Ellen Avery Margaret Goldie was born on 14th December, 1905 in Bridge of Weir, a small town on the River Gryffe in the county of Renfrewshire, noted historically for its salmon weir, three tanneries and five golf courses.
She came to London in 1924 to study at the Froebel Institute, where she came to the notice of one of FM Alexander’s strongest supporters, Esther Lawrence. Miss Lawrence was concerned about the evident frailty of Goldie and sent her off to have lessons with FM. Given her interest in both the ideas of Friedrich Froebel (who developed interactional educational processes resulting in the establishment of kindergartens) and those of Alexander, it was only natural that she should later help Irene Tasker in running the Little School, firstly at Ashley Place and later at Penhill when it moved there. Margaret Goldie and Erika Whittaker became firmly established in Ashley place and the Little School in the late 1920’s, and joined the first teacher-training course when it began in 1931.
Goldie was highly independent and cared little for convention. When the “Ashley Place people” went together to the theatre and the national anthem was played, she would refuse to stand up; and when, after dinner, FM would smoke a cigar, Goldie would sometimes have one too – something ‘not done’ in polite society in those days.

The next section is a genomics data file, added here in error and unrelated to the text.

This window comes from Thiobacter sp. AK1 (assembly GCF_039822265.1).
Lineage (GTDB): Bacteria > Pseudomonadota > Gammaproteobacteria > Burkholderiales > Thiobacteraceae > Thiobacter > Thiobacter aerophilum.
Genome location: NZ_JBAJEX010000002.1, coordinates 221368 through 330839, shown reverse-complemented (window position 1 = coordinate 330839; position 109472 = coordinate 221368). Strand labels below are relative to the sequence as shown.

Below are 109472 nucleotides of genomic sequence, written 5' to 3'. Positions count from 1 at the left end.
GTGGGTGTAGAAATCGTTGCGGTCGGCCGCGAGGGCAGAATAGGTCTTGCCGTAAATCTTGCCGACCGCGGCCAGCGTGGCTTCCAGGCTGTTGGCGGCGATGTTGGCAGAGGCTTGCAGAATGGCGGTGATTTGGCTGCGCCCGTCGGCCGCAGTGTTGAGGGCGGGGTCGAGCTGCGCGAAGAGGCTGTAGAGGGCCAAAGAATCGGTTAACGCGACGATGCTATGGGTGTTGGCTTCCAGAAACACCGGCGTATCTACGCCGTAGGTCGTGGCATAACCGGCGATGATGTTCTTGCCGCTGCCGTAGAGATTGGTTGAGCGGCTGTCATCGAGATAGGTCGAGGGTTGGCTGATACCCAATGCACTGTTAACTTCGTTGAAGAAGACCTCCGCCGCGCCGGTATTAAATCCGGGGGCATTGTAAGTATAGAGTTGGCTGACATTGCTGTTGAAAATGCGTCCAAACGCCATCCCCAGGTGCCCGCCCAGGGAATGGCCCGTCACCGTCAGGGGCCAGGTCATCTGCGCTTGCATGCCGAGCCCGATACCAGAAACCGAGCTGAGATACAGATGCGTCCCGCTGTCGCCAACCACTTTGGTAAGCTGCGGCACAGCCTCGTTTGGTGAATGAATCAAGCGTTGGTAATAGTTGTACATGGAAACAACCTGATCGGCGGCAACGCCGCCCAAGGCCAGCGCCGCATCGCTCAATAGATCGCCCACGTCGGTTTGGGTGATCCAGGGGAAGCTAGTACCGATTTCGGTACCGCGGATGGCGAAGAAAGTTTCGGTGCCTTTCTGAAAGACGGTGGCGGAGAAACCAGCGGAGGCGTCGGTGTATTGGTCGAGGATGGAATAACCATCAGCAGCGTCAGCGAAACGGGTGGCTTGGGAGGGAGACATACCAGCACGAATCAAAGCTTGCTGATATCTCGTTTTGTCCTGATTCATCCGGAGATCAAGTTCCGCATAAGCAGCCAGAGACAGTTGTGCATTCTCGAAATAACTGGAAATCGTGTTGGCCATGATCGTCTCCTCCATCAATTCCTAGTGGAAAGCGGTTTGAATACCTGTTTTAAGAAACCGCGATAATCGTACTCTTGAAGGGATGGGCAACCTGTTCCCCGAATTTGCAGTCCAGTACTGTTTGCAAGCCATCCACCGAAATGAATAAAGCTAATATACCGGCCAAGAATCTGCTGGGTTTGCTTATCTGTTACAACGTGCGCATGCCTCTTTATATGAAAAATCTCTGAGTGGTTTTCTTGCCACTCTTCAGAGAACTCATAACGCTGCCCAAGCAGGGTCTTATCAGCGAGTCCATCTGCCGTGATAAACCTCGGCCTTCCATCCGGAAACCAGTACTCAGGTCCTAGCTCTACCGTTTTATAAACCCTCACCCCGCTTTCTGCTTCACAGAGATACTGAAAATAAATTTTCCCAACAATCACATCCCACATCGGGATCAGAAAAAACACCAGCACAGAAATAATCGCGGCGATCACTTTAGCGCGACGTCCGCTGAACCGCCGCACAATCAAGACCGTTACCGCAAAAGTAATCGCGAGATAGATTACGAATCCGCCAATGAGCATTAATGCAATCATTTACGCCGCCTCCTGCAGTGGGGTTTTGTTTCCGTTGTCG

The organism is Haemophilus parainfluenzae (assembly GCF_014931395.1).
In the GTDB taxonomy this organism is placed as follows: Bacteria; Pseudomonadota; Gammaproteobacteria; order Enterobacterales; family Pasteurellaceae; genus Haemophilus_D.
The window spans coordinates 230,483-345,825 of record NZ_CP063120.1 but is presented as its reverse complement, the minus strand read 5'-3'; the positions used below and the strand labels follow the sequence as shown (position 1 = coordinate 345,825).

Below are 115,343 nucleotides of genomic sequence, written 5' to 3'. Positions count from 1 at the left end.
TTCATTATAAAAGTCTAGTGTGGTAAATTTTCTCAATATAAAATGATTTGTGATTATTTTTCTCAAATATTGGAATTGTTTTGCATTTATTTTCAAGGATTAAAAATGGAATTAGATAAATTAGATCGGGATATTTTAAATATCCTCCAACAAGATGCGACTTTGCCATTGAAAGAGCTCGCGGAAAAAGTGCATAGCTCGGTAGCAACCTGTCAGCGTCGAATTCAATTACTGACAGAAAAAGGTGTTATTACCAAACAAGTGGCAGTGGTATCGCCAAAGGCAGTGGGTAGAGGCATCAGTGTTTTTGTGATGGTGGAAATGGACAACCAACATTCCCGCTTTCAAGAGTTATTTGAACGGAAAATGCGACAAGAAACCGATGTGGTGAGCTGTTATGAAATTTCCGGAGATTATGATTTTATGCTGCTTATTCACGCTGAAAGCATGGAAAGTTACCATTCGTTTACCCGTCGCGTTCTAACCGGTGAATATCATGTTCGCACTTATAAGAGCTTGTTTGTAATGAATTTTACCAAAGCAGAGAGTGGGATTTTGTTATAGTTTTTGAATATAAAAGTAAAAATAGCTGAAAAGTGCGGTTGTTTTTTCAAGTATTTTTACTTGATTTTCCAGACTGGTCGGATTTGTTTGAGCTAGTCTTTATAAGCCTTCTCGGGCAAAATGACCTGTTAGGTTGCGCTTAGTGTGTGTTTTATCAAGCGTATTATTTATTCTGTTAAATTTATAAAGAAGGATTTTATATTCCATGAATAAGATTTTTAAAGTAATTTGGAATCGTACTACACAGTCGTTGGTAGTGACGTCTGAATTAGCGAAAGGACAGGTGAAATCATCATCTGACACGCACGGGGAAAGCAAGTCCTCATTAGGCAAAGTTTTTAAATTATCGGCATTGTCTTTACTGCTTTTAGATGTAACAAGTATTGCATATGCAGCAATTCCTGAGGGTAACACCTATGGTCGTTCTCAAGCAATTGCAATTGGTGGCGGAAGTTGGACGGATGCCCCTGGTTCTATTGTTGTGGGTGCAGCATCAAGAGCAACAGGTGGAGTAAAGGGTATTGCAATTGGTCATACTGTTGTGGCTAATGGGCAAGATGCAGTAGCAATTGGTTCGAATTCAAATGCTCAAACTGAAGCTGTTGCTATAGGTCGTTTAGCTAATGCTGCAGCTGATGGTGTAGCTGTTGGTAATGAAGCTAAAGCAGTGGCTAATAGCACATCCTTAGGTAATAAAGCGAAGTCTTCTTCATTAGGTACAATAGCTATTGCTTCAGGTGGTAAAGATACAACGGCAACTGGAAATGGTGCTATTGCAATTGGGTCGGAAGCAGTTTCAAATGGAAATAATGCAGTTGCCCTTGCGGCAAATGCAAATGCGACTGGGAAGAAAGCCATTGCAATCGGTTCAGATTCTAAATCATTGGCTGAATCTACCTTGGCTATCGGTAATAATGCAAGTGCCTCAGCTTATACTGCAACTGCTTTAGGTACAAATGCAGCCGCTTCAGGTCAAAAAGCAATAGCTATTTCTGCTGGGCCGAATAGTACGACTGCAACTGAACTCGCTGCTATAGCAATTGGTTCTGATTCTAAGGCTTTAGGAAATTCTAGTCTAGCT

She loved the Arts, especially Shakespeare, and when FM put on his student productions at the Old Vic, she played Portia in ‘The Merchant of Venice’ and Ophelia in ‘The Tragedy of Hamlet, Prince of Denmark’.
She travelled to the US with FM on several of his teaching visits and in later years they became very close, cohabiting when he was in London. The nature of their relationship is unknown.
After FM’s death and the fall-out over who should teach at Ashley Place, Goldie shared premises with Irene Stewart, John Skinner and Walter Carrington. At the time I knew her she was firstly in Soho Square and then, from 1990, at the Bloomsbury Alexander Centre in Southampton Row. When it became too much for her to travel into Central London she continued to teach at her home in Richmond until shortly before her death on 25th January 1997.
© 2015 John S Hunter